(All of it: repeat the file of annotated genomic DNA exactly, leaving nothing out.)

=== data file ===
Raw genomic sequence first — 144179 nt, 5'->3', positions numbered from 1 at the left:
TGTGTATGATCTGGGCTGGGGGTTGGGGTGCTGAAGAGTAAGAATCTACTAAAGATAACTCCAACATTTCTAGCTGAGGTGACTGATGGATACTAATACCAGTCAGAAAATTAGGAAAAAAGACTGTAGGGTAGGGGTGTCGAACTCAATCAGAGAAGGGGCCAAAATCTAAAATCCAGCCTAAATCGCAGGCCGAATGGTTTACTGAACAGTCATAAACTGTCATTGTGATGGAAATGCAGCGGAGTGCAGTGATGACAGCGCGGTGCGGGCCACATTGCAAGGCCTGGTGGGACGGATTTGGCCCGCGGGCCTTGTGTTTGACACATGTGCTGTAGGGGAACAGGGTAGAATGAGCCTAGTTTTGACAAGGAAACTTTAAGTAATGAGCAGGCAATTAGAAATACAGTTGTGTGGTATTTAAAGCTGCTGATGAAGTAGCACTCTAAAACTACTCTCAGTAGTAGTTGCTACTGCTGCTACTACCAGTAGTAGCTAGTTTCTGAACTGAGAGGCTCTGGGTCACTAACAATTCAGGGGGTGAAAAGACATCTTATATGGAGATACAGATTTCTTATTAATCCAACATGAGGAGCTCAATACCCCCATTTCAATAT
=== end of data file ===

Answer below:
Raw genomic sequence first — 144179 nt, 5'->3', positions numbered from 1 at the left:
TGTGTATGATCTGGGCTGGGGGTTGGGGTGCTGAAGAGTAAGAATCTACTAAAGATAACTCCAACATTTCTAGCTGAGGTGACTGATGGATACTAATACCAGTCAGAAAATTAGGAAAAAAGACTGTAGGGTAGGGGTGTCGAACTCAATCAGAGAAGGGGCCAAAATCTAAAATCCAGCCTAAATCGCAGGCCGAATGGTTTACTGAACAGTCATAAACTGTCATTGTGATGGAAATGCAGCGGAGTGCAGTGATGACAGCGCGGTGCGGGCCACATTGCAAGGCCTGGTGGGACGGATTTGGCCCGCGGGCCTTGTGTTTGACACATGTGCTGTAGGGGAACAGGGTAGAATGAGCCTAGTTTTGACAAGGAAACTTTAAGTAATGAGCAGGCAATTAGAAATACAGTTGTGTGGTATTTAAAGCTGCTGATGAAGTAGCACTCTAAAACTACTCTCAGTAGTAGTTGCTACTGCTGCTACTACCAGTAGTAGCTAGTTTCTGAACTGAGAGGCTCTGGGTCACTAACAATTCAGGGGGTGAAAAGACATCTTATATGGAGATACAGATTTCTTATTAATCCAACATGAGGAGCTCAATACCCCCATTTCAATAT